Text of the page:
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Special Edition: Harold Wilson’s ‘white heat’ speech fifty years on

To mark the 50th anniversary of Harold Wilson’s iconic ‘white heat’ speech, the Centre for British Politics held a conference this summer at the People’s History Museum in Manchester. Ahead of the conference we ran a series of blog posts on Ballots & Bullets.

In ‘White heat and low politics‘, Steven Fielding provides the context for Wilson’s speech, which was delivering to a Labour party that was trying to reach out to intermediate voters and distance itself from its image as the party for workers and manual labourers.

In the next post in the series, ‘Communicating the white heat of technology‘, Andrew Crines looks at the rhetorical devices Wilson used to convey his message of ‘science for socialism’ and how these devices aimed to create a sense of hope.

In ‘Wilson, Benn and Blair and the narrative of technological change‘, Matthew Francis looks at how Wilson’s narrative of ‘scientific revolution and technological change’ was later adopted by Tony Benn and Tony Blair. All three portrayed technology as a distinct historic force that Britain had no choice but to adapt to.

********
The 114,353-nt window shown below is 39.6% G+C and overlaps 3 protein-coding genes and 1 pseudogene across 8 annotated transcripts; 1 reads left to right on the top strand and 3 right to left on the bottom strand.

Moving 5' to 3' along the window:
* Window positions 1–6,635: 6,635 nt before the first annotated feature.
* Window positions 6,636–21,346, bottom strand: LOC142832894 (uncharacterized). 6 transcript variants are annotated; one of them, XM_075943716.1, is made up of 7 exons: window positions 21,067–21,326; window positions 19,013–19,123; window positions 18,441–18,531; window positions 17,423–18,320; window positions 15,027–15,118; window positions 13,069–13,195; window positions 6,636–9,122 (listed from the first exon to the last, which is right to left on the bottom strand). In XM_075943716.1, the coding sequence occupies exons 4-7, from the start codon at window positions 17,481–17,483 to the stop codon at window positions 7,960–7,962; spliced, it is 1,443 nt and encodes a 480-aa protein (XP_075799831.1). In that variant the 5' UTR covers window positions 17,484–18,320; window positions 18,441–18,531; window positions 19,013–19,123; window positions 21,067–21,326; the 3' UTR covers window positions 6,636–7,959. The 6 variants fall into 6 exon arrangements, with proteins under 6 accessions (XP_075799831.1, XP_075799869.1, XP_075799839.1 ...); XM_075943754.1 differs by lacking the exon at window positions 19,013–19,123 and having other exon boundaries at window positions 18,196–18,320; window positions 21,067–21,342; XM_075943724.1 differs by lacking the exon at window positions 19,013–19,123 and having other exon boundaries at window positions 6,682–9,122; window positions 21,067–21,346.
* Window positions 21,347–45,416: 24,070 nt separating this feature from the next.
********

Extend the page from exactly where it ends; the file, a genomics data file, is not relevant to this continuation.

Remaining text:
In the final post in the series, ‘Harold Wilson and the difficulties of democratic planning‘, Henry Irving looks at Wilson’s democratic approach to economic planning and Labour’s failed attempts to engage the public with economic policy – a lesson, Irving argues, government today can learn from.

Following the conference, it was featured in an article in the Telegraph, ‘Ed Miliband needs a blast of Wilson’s white heat‘.

More recently, the Guardian’s Political Science blog ran a series of posts on Wilson’s ‘white heat’ speech, and, the People’s History Museum hosted a re-enactment of the speech, with an actor playing the part of Harold Wilson. You can watch the re-enactment, along with an introduction from Steven Fielding, here:


Published inBritish PoliticsWhite Heat


  1. Great piece and reconstruction of Wilson’s speech.

    The interesting thing about this important speech is how dense of detail the argument is as opposed to modern politicians who all have to run on high octane rhetorical flourishes….

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